By Greg Johnson. Every once in a while, while putting together a blog post on a particular issue, I run across a case that doesn’t fit into the post I am putting together, but is nonetheless interesting.
Here’s an oldie, but a goodie . . . involving trees:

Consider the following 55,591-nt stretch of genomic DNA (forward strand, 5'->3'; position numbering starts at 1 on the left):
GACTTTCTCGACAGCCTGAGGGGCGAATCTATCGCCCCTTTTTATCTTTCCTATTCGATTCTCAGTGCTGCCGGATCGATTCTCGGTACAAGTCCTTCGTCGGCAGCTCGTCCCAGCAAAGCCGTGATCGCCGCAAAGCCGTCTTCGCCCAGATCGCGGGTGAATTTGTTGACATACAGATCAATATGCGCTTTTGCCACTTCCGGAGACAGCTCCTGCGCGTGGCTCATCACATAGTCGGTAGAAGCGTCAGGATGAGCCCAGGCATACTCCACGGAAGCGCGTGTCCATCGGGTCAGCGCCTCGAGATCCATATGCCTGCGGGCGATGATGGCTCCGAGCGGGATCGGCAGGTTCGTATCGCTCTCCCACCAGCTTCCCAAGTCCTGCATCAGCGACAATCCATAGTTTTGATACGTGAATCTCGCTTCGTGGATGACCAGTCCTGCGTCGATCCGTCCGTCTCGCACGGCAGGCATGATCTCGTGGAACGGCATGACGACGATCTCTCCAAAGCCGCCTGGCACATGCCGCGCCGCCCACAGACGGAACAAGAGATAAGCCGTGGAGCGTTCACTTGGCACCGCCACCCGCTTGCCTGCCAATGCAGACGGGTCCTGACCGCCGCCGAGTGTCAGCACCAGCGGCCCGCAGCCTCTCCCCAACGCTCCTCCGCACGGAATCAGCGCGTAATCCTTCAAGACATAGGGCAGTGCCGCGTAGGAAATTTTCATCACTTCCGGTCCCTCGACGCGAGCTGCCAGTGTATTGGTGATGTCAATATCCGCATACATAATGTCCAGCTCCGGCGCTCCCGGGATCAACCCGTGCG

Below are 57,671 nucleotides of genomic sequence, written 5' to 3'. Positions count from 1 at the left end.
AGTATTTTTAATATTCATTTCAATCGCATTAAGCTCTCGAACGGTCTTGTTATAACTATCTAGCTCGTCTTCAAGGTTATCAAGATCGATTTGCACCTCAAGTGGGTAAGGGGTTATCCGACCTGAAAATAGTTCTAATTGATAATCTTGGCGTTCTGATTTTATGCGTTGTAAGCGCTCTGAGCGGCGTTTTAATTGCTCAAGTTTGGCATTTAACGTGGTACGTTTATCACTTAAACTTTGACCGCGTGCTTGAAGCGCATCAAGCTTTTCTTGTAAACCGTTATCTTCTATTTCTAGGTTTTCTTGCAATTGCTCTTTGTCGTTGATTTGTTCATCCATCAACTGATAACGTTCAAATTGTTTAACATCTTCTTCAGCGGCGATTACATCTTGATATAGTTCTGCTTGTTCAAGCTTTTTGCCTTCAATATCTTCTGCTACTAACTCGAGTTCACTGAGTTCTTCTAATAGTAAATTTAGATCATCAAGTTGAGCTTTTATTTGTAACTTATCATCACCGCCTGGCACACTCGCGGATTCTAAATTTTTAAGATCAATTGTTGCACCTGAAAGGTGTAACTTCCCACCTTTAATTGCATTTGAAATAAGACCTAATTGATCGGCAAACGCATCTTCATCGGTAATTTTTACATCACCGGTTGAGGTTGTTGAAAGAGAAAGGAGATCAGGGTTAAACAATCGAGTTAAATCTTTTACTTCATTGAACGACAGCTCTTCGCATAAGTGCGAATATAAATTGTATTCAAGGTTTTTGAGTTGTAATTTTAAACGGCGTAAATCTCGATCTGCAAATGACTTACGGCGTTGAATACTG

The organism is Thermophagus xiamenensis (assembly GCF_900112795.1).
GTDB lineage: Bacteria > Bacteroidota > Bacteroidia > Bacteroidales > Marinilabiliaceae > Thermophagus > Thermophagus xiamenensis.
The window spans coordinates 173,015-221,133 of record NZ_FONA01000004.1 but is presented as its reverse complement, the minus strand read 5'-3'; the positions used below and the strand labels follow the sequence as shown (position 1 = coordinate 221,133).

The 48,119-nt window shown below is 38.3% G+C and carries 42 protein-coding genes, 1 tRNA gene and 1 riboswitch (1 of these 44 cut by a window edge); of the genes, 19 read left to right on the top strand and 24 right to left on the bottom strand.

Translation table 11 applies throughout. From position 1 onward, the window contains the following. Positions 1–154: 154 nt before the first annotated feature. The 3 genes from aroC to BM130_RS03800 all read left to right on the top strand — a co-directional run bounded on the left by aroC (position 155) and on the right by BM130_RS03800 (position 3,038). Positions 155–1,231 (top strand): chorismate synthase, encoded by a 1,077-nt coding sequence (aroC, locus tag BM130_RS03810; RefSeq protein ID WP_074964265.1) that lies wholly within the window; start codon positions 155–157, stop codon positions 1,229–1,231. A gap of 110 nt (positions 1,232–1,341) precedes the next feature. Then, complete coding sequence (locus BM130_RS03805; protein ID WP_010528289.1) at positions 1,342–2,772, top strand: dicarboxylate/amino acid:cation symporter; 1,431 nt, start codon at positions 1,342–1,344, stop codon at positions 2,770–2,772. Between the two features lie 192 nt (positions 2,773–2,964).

The Minnesota vicarious liability statute, which generally operates to impose vicarious liability on the owner of a motor vehicle, is not necessarily limited to claims involving the negligent operation of the motor vehicle. In Pluntz v. Farmington Ford-Mercury, Inc., 470 N.W.2d 709 (Minn. Ct. App. 1991) review denied (Minn. Jul 24, 1991), Leander, a permissive user of the dealership’s vehicle, suffered a sudden and unexpected medical emergency while operating the vehicle, ran off the road and damaged plaintiff’s trees. Although it was undisputed Leander went off the road as the result of an unforeseen medical problem and, thus, was not negligent, the statute which created liability for the damage to the trees, Minn. Stat. § 561.04, did not require a finding of negligence. Rather, it imposed liability for injury to trees when trees were damaged without lawful authority. Thus, whether Leander was negligent for causing the damage to the trees was irrelevant. Because Leander did not have lawful authority to damage the trees, he was liable pursuant to section 561.04. In addition, the dealership was liable. The dealership was vicariously liable based on the agency relationship created by section 170.54 (now 169.09, subd. 5a). The court noted that the term “accident” in the vicarious liability statute (which was not defined in the statute) included “an event that takes place without one’s foresight or expectation” or “an event which proceeds from an unknown cause,” (citing Webster’s Unabridged Dictionary (2d ed. 1983)), and the damage to the trees resulted from an “accident.” Id. The court noted that while the statute “is typically used to impose liability on the owner of a car for negligent operation by the owner’s permittee . . . the statute is not restricted to negligence cases.” Id. Rather, the statute reflects public policy to hold owners of motor vehicles responsible for damages caused by their permittees and there was no reason to depart from that public policy in this case. (Note that under the federal Graves Amendment, which I have addressed in a few prior posts, the owner of a rented vehicle would not be vicariously liable for the tree damage under similar circumstances).
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